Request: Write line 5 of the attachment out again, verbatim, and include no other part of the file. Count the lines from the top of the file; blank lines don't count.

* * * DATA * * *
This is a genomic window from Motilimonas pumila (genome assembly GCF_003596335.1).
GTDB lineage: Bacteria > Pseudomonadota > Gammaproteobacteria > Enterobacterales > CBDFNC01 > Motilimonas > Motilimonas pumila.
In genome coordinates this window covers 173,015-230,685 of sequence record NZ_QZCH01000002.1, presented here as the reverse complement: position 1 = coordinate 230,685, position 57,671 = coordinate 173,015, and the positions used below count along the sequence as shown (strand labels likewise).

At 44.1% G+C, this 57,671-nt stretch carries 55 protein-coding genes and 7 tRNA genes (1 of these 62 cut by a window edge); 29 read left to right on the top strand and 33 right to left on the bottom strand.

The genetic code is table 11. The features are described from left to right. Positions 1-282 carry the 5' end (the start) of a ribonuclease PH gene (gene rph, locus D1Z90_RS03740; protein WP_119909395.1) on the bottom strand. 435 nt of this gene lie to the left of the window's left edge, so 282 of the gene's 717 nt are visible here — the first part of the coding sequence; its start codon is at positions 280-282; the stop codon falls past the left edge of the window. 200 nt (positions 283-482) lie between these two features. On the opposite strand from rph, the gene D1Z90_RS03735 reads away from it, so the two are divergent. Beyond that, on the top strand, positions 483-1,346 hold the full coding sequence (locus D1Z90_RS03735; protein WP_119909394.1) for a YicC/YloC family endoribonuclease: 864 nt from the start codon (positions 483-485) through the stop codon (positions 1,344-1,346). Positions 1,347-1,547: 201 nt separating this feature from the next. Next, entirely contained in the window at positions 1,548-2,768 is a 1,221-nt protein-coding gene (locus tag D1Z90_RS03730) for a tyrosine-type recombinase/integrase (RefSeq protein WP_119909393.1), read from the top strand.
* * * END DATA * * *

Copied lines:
The genetic code is table 11. The features are described from left to right. Positions 1-282 carry the 5' end (the start) of a ribonuclease PH gene (gene rph, locus D1Z90_RS03740; protein WP_119909395.1) on the bottom strand. 435 nt of this gene lie to the left of the window's left edge, so 282 of the gene's 717 nt are visible here — the first part of the coding sequence; its start codon is at positions 280-282; the stop codon falls past the left edge of the window. 200 nt (positions 283-482) lie between these two features. On the opposite strand from rph, the gene D1Z90_RS03735 reads away from it, so the two are divergent. Beyond that, on the top strand, positions 483-1,346 hold the full coding sequence (locus D1Z90_RS03735; protein WP_119909394.1) for a YicC/YloC family endoribonuclease: 864 nt from the start codon (positions 483-485) through the stop codon (positions 1,344-1,346). Positions 1,347-1,547: 201 nt separating this feature from the next. Next, entirely contained in the window at positions 1,548-2,768 is a 1,221-nt protein-coding gene (locus tag D1Z90_RS03730) for a tyrosine-type recombinase/integrase (RefSeq protein WP_119909393.1), read from the top strand.